As the largest resource of information specific to women's brain health, we are sure you will find what you are looking for, and promise that you will discover new information.
Published on: September 29, 2010
by Alzheimer’s Support:
What should you tell young children who interact with their adult relative who has Alzheimer’s?
Young children usually notice the odd behavor of a grandparent or family member with Alzheimer’s and wonder, silently, what is wrong. If no one offers an explanation that makes the situation all the more mysterious to the child. The child may imagine the cause of the odd behavior as something much worse than what the truth actually is.
A simple and honest explanation of Alzheimers is always best. The family member with Dementia or Alzheimer’s has an illness. The illness causes odd behavior at times. But the family member is still a “loved” part of the family. They have no control over their illness. They are not able to stop it and sometimes can not control their strange behavior, either.
The child is usually accepting and relieved when he learns the truth. Very young children tend to blame themselves for everything, feeling it must be their fault. His main concerns until the situation is explained to him are:
1. Did he cause the illness– No, it was not his fault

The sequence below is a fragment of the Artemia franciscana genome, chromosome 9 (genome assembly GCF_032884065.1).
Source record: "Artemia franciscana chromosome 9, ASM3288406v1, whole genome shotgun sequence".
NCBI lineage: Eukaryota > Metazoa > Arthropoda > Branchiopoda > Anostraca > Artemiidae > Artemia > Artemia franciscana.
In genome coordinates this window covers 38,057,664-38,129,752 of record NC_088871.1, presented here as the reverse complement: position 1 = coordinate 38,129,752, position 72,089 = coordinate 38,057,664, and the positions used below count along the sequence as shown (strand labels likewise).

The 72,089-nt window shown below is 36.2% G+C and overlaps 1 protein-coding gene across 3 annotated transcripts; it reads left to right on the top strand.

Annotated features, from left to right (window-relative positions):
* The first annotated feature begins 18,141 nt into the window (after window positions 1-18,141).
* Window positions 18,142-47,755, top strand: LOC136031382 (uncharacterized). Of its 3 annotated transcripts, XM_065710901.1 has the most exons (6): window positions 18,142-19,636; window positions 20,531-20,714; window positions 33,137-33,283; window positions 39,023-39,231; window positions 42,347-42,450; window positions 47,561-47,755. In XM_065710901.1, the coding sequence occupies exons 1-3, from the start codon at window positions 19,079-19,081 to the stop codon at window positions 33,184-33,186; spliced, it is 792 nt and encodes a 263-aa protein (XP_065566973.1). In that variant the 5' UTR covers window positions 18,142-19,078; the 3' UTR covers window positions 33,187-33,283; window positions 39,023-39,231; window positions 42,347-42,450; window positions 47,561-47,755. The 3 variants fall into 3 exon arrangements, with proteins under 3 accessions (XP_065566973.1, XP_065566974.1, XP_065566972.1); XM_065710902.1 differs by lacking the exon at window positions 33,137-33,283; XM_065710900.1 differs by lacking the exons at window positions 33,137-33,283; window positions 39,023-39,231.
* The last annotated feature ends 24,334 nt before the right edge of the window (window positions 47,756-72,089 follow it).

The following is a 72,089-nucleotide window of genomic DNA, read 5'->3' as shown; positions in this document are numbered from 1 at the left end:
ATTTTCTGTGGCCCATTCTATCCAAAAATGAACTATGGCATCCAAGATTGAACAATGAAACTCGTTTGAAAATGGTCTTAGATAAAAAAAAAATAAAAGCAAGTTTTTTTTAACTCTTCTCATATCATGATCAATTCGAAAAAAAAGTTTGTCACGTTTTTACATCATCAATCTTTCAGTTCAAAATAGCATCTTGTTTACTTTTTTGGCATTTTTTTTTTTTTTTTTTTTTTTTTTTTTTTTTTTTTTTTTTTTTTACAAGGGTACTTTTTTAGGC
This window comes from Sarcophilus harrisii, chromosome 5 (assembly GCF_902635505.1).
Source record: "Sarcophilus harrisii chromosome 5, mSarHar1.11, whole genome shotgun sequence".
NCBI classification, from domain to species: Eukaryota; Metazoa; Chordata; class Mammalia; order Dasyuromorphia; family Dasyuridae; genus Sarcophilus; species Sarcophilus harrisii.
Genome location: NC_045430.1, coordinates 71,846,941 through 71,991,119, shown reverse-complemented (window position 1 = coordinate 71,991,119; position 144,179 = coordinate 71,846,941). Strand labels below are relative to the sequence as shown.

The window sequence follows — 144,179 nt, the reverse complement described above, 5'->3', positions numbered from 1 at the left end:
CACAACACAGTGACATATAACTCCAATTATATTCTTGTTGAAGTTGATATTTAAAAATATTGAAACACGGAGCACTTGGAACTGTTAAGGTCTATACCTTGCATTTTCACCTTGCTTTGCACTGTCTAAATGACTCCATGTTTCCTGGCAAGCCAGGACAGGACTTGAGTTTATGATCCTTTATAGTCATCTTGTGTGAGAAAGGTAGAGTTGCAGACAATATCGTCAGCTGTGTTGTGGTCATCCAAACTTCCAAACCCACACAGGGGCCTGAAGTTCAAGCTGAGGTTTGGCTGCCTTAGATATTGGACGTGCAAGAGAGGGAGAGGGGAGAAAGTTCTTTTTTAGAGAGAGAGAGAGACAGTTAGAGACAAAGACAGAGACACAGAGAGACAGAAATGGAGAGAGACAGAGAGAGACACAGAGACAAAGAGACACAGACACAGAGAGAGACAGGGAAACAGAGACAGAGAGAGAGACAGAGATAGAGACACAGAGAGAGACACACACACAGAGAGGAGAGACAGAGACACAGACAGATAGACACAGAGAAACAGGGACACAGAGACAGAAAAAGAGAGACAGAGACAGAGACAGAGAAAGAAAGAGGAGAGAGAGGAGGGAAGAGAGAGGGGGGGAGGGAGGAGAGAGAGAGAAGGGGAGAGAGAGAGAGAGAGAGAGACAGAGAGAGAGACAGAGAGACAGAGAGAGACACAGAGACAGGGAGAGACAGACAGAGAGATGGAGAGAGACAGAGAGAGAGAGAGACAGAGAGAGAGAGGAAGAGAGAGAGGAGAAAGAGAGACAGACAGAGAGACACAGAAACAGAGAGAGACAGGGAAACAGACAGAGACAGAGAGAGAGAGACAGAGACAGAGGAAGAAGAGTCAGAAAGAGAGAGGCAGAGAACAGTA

2. Will he or his family get the illness– No, the illness is not “catching” like the measles
These two things of concern can be easily explained and the child’s mind will be at ease. Actually children are considerably more resilient than we might think. They are much more accepting of things beyond their control if the circumstances are explained.
Once the child is reassured of these issues, the disease of Alzheimer’s will no longer be a mystery to him, and his imagination will no longer struggle to find a reason for the strange behavior. The child can continue to play with and enjoy the presence of the family member with Alzheimer’s or Dementia with a clear understanding of the various behaviors that accompany that disease.
A new comprehensive study from Florida State University (FSU) finds no evidence to support the idea that personality changes begin before the clinical onset of mild cognitive impairment (MCI) or dementia. MCI is an intermediate...
On the evening of Monday November 27th, join us for conversation and cocktails with award-winning journalist, editor and author Tina Brown, and Indigo’s CEO Heather Reisman. Hear from Tina Brown about her eight-year tenure at Vanity...
The presence of TAR DNA-binding protein 43 (TDP-43) in the hippocampus on postmortem examination is associated with increased rates of hippocampal atrophy in patients with Alzheimer’s disease (AD), new research suggests. This association was greatest...
The material presented through the Think Tank feature on this website is in no way intended to replace professional medical care or attention by a qualified practitioner. WBHI strongly advises all questioners and viewers using this feature with health problems to consult a qualified physician, especially before starting any treatment. The materials provided on this website cannot and should not be used as a basis for diagnosis or choice of treatment. The materials are not exhaustive and cannot always respect all the most recent research in all areas of medicine.